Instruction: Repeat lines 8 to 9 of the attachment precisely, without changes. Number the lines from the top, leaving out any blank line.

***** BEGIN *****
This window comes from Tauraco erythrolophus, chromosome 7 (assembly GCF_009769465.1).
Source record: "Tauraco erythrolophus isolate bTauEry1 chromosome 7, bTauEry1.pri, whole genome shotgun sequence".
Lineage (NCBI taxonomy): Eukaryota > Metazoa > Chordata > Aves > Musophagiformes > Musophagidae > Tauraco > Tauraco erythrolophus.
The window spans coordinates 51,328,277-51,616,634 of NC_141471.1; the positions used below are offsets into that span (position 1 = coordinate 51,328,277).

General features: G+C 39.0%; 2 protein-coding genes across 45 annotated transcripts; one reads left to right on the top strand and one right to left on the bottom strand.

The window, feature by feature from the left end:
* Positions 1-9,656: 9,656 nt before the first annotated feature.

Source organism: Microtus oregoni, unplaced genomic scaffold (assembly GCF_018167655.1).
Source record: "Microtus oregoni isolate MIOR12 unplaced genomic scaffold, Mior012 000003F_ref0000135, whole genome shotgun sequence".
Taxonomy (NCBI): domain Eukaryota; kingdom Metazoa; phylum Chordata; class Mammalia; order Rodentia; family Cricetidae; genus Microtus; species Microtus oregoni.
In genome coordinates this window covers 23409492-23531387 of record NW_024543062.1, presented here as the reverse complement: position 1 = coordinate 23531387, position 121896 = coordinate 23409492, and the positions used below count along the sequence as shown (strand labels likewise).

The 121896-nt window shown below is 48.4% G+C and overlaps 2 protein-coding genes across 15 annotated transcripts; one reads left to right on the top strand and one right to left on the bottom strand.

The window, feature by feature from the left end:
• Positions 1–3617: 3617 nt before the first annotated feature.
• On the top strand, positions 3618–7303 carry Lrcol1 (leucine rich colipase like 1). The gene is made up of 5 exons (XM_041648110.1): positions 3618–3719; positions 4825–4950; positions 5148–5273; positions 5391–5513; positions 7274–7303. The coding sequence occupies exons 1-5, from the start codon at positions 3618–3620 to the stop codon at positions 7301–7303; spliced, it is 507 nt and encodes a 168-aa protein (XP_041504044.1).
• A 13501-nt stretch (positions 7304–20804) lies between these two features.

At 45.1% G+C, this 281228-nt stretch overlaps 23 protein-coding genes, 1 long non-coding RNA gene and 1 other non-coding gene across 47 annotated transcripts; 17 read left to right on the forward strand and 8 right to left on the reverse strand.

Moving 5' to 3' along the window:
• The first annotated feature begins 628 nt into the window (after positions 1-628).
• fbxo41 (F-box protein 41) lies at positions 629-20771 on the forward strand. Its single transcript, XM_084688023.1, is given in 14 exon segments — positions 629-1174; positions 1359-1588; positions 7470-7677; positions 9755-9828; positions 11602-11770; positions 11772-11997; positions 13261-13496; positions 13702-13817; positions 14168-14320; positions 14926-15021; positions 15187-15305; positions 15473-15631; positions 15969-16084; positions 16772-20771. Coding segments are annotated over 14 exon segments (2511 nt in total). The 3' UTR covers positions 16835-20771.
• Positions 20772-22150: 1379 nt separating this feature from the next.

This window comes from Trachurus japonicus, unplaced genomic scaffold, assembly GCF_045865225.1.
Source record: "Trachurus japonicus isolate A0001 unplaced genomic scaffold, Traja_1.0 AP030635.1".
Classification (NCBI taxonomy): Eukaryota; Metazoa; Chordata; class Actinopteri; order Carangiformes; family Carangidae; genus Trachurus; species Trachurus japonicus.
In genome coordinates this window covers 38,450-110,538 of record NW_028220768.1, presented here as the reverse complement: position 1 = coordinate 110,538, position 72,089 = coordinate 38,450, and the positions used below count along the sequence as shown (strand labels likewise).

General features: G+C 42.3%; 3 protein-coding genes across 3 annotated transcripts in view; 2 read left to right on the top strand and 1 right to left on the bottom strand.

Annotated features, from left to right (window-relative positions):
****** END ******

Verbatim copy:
Source organism: Microtus oregoni, unplaced genomic scaffold (assembly GCF_018167655.1).
Source record: "Microtus oregoni isolate MIOR12 unplaced genomic scaffold, Mior012 000003F_ref0000135, whole genome shotgun sequence".